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Download the white paper - Ghent Workgroup

Ghent Workgroup

PDF Specification

in Practice:

GWG2012_CMYK

Author Jason Lisi

Education Member, Ghent Workgroup

jlisi@ryerson.ca

Date 5 February 2013

Status Final

info@gwg.org

www.gwg.org


Table of Contents

1 Introduction ................................................................................................... 3

1.1 About the Ghent Workgroup .......................................................................... 3

1.2 About the Specifications ................................................................................ 4

1.3 About This Document .................................................................................... 4

1.4 More Information ......................................................................................... 4

2 The GWG2012_CMYK Specifications .................................................................. 5

2.1 What are the GWG Specifications? Why a new standard? ................................... 5

2.2 Why a New Standard? ................................................................................... 5

2.3 GWG2012_CMYK and PDF/X .......................................................................... 5

2.4 Comparison with GWG Version 4 Specifications ................................................ 6

2.5 How can you use the GWG2012_CMYK Specification? ........................................ 6

2.6 Which 2012 Variant Should You Use? .............................................................. 7

3 Significant Changes from v4 ............................................................................. 9

3.1 Transparency ............................................................................................... 9

3.2 Optional Content .......................................................................................... 9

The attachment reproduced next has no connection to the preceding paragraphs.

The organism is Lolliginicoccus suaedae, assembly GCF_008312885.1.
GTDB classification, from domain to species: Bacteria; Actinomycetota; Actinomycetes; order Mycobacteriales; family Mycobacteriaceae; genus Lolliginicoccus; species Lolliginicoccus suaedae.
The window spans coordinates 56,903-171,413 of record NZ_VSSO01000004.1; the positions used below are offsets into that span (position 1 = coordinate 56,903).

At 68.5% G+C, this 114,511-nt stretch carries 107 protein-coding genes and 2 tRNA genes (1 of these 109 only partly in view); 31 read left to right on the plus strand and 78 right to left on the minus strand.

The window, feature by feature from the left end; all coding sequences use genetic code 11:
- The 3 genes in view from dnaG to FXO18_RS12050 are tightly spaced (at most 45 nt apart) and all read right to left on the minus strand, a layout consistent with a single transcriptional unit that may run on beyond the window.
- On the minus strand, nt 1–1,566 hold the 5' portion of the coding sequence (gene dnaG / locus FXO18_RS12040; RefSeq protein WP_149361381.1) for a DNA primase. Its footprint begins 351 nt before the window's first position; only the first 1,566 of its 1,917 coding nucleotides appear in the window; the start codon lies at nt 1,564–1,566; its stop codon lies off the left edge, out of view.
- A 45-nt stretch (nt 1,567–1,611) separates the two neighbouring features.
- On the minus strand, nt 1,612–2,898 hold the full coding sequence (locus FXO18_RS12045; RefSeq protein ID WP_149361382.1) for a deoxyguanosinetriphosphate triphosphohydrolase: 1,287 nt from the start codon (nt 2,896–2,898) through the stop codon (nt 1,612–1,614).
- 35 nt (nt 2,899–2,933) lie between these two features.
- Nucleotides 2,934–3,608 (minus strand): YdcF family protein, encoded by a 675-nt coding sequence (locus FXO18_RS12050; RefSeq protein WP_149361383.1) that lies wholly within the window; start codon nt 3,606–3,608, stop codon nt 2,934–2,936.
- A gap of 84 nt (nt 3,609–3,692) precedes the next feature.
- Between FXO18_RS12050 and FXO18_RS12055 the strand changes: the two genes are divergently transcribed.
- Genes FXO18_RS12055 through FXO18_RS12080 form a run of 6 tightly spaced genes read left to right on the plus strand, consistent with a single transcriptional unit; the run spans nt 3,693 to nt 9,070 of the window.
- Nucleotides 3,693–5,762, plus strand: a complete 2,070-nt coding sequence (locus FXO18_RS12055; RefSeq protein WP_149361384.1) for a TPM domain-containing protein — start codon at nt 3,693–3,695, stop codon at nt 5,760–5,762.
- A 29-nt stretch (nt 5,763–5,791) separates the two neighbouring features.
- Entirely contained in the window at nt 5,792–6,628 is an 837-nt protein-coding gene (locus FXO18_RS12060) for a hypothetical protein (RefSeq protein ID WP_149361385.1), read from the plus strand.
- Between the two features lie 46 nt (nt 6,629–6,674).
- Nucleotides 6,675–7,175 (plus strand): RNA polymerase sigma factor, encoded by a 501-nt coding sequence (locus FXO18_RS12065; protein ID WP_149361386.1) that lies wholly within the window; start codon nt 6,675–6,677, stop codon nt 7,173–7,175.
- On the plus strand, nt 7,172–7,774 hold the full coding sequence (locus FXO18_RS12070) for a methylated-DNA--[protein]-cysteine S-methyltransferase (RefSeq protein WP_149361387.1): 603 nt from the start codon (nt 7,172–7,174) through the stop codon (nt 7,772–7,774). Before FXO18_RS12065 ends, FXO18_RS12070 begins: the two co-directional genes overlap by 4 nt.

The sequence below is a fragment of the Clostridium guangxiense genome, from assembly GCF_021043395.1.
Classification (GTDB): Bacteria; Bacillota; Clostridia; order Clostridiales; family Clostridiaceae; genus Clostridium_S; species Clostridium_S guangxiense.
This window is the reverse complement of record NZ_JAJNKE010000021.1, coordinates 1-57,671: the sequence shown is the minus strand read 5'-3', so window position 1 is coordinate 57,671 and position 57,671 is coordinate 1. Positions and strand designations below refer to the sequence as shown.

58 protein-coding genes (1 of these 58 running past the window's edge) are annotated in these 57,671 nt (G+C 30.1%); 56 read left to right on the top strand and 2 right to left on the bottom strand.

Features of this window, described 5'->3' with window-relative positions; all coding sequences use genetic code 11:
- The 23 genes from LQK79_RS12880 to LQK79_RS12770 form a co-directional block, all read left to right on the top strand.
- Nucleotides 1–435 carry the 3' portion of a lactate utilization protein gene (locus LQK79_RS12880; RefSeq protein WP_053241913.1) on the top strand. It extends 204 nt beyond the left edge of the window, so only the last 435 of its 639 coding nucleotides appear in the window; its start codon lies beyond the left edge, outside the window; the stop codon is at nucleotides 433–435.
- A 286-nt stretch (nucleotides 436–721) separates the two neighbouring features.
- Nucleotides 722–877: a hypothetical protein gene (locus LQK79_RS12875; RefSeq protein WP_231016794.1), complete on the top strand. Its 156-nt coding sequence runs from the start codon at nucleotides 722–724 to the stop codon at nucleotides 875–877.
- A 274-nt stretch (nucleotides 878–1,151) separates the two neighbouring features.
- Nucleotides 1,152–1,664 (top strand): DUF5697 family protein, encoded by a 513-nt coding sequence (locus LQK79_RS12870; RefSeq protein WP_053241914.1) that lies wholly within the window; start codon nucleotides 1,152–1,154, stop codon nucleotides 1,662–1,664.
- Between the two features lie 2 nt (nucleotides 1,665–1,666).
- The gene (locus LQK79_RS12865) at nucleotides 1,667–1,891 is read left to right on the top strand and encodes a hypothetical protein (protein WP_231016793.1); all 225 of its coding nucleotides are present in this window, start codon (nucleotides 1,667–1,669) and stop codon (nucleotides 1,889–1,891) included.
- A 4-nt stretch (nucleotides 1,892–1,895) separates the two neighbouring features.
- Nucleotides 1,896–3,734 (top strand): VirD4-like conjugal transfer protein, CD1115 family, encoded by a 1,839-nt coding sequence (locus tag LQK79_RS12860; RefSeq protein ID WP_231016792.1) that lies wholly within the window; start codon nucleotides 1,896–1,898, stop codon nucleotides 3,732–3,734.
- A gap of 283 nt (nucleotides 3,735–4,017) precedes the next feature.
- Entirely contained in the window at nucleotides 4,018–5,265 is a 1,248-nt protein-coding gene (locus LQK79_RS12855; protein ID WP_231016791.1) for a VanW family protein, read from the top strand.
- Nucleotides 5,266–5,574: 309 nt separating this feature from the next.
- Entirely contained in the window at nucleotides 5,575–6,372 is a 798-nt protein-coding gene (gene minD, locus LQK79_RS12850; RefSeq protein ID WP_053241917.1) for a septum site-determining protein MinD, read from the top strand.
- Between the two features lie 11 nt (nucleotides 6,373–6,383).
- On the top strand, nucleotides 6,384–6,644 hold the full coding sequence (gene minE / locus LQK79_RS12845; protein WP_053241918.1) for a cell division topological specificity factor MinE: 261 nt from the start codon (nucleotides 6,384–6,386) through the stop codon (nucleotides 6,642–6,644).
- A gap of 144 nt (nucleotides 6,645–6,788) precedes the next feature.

3.3 Color Management ....................................................................................... 9

4 Conclusion and Further Information ................................................................. 10

4.1 Conclusion ................................................................................................. 10

4.2 Further Information ..................................................................................... 10


Ghent Workgroup PDF Specification in Practice: GWG2012_CMYK

1 Introduction

The purpose of this white paper is to highlight important information regarding the latest

release of the Ghent Workgroup (GWG) specifications entitled GWG2012_CMYK.

GWG2012_CMYK replaces the GWG Version 4 Specifications.

1.1 About the Ghent Workgroup

The Ghent Workgroup (GWG) is a worldwide assembly of graphic arts stakeholders (user

associations, vendors, consultants, educational institutions, service providers, and end

users) founded in 2001. It was formed in response to increased needs for standardization

of the different processes in graphic arts workflows, especially in an increasingly

globalized service provider landscape. The rules of the group have been carefully

conceived to ensure that the group remains practically oriented, and the priority is

focused on the needs of the end users.

The GWG focuses on developing best practice guidelines and specifications for graphic

arts workflows. While initially focusing mainly on quality control and preflight for PDF

workflows in commercial print, that focus has broadened to also include metadata

specifications, workflow test suites and increased support for market segments such as

packaging.

All material created by the GWG is disseminated free of charge through the website of

the GWG (www.gwg.org) and through the vendors and user associations partaking in the

work of the group. Development happens through quarterly face to face meetings and

intermediary online discussions.

The mission statement of the Ghent Workgroup states that the group will “establish and

disseminate process specifications for best practices in graphic arts workflows”. In

practice this means that the group:

• Develops and maintains process specifications and associated documentation for best

practices in graphic arts workflows.

• Develops and maintains reference implementations to ensure the specifications it

develops are usable in the real world.